I decided to go natural because I was really tired of not being able to keep up with a relaxer and seeing my hair grow a certain length then break off. I decided this time that I would just go natural, get my ends clipped, and see what happens. I have dedicated 2008 and 2009 to only natural hair. I am pretty sure that by the end of it all I would have gone too far to go back to crack and in all honesty I love my natural hair. I currently am a middle school English teacher in South Korea so let’s just say Sally’s is not around the corner and since I’m not in the military shipping isn’t a breeze. So my mother being VERY supportive sent me a slew of Carol’s Daughter products, I am in love with the Kizzi Stay Put Pomade. I use it to flat twist my hair at night. And I do it every night. God did not make “Wake up and Go” hair on my head. LOL but I also started Cowashing and I must say that I like it a lot better. I use this site as a reference all the time and it really helps. I do PrePoo with Lisa’s Elixir and I also mix it with Motions CPR Conditioning Treatment, I co-wash with Motions Weightless. I use what I have access to and I must admit that I really love the turn out. I wear a curly fro, I def have 4a/3c hair. I have the same style everyday and I bought a boatload of earrings, mostly hoops so that it can offset my fro.

    Yall I am in love! But my kids hate, like they matter. I am still getting over the whole picture taking thing. I took a pic of my hair and it just didnt look the same on that little digital screen. Still to the Bellas that are thinking about it STICK WITH IT! My hair is not “mixed” and the spirals look like a jacked up phone cord. You know the curly 50′ ones that went from the kitchen to the living room all stretched out and coils going all which a way. That is my curl pattern. But it’s manageable with the right care and PATIENCE.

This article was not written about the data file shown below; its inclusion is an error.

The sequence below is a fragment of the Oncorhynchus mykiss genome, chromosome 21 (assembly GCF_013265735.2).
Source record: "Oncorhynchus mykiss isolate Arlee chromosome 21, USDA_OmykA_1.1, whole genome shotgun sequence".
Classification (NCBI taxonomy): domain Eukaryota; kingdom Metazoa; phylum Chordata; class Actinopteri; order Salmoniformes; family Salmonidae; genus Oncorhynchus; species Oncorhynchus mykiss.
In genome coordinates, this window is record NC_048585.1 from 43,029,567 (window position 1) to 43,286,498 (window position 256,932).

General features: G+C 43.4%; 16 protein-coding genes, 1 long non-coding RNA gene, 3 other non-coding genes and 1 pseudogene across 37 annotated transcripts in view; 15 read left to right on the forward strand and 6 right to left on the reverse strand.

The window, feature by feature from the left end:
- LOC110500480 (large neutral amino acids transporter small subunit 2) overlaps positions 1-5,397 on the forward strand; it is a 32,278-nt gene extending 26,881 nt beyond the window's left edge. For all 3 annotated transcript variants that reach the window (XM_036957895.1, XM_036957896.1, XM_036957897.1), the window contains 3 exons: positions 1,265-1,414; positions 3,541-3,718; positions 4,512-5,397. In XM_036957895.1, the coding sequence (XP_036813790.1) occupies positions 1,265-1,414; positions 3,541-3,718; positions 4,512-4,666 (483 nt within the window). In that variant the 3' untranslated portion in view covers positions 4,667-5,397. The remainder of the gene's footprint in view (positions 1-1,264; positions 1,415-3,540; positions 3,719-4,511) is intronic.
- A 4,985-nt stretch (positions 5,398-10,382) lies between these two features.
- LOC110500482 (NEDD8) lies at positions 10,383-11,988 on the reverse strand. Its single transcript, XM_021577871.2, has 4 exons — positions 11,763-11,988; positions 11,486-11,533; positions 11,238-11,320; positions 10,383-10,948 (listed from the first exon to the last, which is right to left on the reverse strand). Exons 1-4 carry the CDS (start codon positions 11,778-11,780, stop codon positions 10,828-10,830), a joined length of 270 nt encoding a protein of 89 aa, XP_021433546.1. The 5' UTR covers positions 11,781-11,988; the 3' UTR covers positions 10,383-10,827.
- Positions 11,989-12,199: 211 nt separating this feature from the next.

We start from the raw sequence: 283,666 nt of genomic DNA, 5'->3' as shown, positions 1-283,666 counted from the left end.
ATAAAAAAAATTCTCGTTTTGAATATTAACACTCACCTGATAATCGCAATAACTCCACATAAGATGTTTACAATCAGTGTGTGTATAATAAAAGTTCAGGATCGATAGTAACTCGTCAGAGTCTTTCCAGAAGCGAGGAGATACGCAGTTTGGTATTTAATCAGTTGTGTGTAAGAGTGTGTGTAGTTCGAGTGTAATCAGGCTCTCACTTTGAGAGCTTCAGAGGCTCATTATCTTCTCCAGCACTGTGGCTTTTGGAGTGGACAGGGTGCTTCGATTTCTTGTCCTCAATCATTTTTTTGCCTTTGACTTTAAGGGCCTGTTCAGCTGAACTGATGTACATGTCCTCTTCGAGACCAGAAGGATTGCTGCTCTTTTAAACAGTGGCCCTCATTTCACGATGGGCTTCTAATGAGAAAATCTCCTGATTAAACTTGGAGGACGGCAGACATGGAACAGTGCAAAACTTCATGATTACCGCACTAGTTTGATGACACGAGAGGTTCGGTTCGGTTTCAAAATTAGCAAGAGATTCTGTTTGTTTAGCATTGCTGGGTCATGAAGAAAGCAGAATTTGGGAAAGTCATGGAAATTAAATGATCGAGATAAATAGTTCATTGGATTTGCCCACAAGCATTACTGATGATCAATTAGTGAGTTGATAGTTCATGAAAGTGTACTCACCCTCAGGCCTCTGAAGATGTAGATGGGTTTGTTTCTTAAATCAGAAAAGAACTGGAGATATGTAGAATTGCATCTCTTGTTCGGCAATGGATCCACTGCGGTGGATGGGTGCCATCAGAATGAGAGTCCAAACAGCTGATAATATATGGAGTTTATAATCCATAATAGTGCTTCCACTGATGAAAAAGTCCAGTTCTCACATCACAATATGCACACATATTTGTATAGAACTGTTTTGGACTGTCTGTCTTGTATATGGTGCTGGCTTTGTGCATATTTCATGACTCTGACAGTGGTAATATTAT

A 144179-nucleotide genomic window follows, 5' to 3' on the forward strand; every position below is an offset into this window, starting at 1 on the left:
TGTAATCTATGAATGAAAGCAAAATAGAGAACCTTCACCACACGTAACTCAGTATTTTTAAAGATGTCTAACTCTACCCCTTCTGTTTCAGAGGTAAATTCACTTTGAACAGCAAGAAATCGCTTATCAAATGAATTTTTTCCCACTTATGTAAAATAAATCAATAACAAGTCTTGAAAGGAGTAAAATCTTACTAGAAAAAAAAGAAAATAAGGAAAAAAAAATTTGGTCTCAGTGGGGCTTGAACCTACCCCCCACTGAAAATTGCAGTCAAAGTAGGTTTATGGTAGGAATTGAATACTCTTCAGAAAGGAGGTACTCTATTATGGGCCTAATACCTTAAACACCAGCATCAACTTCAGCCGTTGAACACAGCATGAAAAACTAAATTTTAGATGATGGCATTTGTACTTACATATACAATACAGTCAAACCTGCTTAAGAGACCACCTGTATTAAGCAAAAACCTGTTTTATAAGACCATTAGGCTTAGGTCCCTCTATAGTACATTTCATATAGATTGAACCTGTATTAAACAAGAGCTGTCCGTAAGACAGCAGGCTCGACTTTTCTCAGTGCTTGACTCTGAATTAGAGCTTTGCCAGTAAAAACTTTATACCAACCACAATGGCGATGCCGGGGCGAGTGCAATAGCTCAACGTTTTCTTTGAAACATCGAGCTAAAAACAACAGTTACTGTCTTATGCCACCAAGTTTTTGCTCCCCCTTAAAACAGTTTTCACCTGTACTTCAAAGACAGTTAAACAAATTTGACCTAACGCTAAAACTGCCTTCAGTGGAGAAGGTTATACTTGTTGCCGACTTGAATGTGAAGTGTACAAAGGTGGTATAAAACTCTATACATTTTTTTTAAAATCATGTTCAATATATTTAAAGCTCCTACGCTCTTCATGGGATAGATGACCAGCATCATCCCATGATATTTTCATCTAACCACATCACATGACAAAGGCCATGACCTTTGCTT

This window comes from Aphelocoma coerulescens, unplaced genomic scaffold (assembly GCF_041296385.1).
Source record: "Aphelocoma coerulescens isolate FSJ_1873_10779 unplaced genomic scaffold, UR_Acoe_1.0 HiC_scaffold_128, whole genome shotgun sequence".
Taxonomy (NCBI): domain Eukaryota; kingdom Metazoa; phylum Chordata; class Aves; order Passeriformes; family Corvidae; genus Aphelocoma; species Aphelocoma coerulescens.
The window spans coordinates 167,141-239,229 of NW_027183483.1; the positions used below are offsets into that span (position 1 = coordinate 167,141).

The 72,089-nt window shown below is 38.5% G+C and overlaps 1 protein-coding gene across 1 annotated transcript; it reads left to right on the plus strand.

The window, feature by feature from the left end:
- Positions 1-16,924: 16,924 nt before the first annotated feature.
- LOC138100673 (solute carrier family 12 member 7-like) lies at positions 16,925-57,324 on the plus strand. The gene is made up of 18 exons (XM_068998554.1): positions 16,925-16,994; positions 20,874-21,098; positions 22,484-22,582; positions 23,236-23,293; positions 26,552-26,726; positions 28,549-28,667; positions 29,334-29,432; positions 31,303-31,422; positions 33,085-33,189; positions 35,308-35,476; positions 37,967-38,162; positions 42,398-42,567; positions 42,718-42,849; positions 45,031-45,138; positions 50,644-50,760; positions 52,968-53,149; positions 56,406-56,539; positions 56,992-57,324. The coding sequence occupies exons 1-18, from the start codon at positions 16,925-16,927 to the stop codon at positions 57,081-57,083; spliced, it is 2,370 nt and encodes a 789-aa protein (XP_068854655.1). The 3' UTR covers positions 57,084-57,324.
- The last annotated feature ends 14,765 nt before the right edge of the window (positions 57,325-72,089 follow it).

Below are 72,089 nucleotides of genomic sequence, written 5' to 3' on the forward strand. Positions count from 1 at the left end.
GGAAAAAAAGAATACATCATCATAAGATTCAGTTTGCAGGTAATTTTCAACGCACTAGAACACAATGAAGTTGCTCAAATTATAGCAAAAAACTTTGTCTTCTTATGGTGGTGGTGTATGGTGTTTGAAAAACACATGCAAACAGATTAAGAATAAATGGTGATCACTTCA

Going natural is a whole new mindset and love experience, and you know what …its FREEING. I work out more cause I am not afraid of sweating my ‘do out. I wash it more cause now I know how to take care of it, well learning anyway. It’s a whole new love experience and I recommend it. I am still learning what does and doesn’t work for my hair but it’s a fun ride along the way.

    But I have 2 questions:

    1.) After Korea I will be moving back to the states to LA, Any suggestions as to a hair salon. A girl does still need her ends clipped on the regular, and I need some friends, LOL

    2.) My hair does this weird thing where one strand will tie itself in a knot. Not like Knot up nappy (which by the way I only use my fingers to comb through) but like a tie your shoe knot. And its only one strand knotted to itself. What is that? I would ask my family but we have different hair types. (Like litteraly no one has my hair)

    Thanks Bellas!!! I love this site and all your experiences keep me going! Lucky Anaiya

  77. You’re still my hero!

  78. Yea.myah says:

    I agree with everything said! Beautiful site Bella!

    Ok, I been natural almost 5yrs. My issue is getting into a good, healthy routine. I wash, condition, and twist my hair every three weeks. Thank God for my cousin and my sister-in-laws shop!!! Free haircare, BUT they specialize in weaves and perms, not Natural Hair. I am doing my research, but still have so many questions. Does Bella have a blog piece on JUST hair routine tips from washing to styling to daily maintenance? Trust me, I got the “love thy nappy hair” thing down. I just need some tips for the day to day work involved.

    My sister-in-law hot combs my hair so she can trim my ends, which I have been doing every six months or so. Why do I feel like this ain’t right? How do other natural bellas trim their hair??????????

    Also, can someone please define pre-poo and no poo wash? How often do you wash and condition? Once a week? How about deep conditions? Once a month? I should also mention that I live in the region of the U.S with all four season, but it’s mostly winter in Minne-snow-ta? Any tips for changing the regimen when the weather switches up?

    My last question for this entry: does anyone keep on a silky scarf all night? I must sleep like a litte kid. LoL! Maybe a bonnet would work better.